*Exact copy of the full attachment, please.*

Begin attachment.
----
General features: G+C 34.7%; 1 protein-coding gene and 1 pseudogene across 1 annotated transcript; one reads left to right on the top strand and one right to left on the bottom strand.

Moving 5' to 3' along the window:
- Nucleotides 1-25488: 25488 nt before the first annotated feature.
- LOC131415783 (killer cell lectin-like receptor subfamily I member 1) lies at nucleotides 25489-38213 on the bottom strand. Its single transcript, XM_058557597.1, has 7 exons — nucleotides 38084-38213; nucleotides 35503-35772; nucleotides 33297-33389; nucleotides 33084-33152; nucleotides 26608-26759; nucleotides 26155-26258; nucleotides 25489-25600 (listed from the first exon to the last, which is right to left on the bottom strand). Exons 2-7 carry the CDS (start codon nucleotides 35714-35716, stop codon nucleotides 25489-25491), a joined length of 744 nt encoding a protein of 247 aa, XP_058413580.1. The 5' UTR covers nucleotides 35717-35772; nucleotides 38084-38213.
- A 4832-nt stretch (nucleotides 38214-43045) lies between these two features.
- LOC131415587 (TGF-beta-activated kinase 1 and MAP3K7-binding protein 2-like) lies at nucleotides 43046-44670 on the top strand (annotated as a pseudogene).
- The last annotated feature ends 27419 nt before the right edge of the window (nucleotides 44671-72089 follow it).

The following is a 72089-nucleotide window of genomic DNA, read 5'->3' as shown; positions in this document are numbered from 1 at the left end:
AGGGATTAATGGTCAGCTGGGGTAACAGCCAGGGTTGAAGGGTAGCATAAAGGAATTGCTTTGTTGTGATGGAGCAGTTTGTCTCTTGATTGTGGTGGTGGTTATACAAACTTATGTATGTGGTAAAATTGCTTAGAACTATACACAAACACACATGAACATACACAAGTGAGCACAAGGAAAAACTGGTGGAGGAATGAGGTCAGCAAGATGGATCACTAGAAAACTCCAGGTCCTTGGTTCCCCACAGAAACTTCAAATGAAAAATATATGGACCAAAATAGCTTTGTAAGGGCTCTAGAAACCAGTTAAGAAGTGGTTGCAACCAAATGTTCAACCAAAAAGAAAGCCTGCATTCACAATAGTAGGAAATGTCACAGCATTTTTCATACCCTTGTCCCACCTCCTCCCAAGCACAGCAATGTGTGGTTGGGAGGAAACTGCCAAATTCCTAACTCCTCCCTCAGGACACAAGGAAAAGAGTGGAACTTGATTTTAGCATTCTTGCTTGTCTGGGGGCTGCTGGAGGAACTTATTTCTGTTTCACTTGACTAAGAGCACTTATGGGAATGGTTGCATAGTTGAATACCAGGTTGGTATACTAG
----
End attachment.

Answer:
General features: G+C 34.7%; 1 protein-coding gene and 1 pseudogene across 1 annotated transcript; one reads left to right on the top strand and one right to left on the bottom strand.

Moving 5' to 3' along the window:
- Nucleotides 1-25488: 25488 nt before the first annotated feature.
- LOC131415783 (killer cell lectin-like receptor subfamily I member 1) lies at nucleotides 25489-38213 on the bottom strand. Its single transcript, XM_058557597.1, has 7 exons — nucleotides 38084-38213; nucleotides 35503-35772; nucleotides 33297-33389; nucleotides 33084-33152; nucleotides 26608-26759; nucleotides 26155-26258; nucleotides 25489-25600 (listed from the first exon to the last, which is right to left on the bottom strand). Exons 2-7 carry the CDS (start codon nucleotides 35714-35716, stop codon nucleotides 25489-25491), a joined length of 744 nt encoding a protein of 247 aa, XP_058413580.1. The 5' UTR covers nucleotides 35717-35772; nucleotides 38084-38213.
- A 4832-nt stretch (nucleotides 38214-43045) lies between these two features.
- LOC131415587 (TGF-beta-activated kinase 1 and MAP3K7-binding protein 2-like) lies at nucleotides 43046-44670 on the top strand (annotated as a pseudogene).
- The last annotated feature ends 27419 nt before the right edge of the window (nucleotides 44671-72089 follow it).

The following is a 72089-nucleotide window of genomic DNA, read 5'->3' as shown; positions in this document are numbered from 1 at the left end:
AGGGATTAATGGTCAGCTGGGGTAACAGCCAGGGTTGAAGGGTAGCATAAAGGAATTGCTTTGTTGTGATGGAGCAGTTTGTCTCTTGATTGTGGTGGTGGTTATACAAACTTATGTATGTGGTAAAATTGCTTAGAACTATACACAAACACACATGAACATACACAAGTGAGCACAAGGAAAAACTGGTGGAGGAATGAGGTCAGCAAGATGGATCACTAGAAAACTCCAGGTCCTTGGTTCCCCACAGAAACTTCAAATGAAAAATATATGGACCAAAATAGCTTTGTAAGGGCTCTAGAAACCAGTTAAGAAGTGGTTGCAACCAAATGTTCAACCAAAAAGAAAGCCTGCATTCACAATAGTAGGAAATGTCACAGCATTTTTCATACCCTTGTCCCACCTCCTCCCAAGCACAGCAATGTGTGGTTGGGAGGAAACTGCCAAATTCCTAACTCCTCCCTCAGGACACAAGGAAAAGAGTGGAACTTGATTTTAGCATTCTTGCTTGTCTGGGGGCTGCTGGAGGAACTTATTTCTGTTTCACTTGACTAAGAGCACTTATGGGAATGGTTGCATAGTTGAATACCAGGTTGGTATACTAG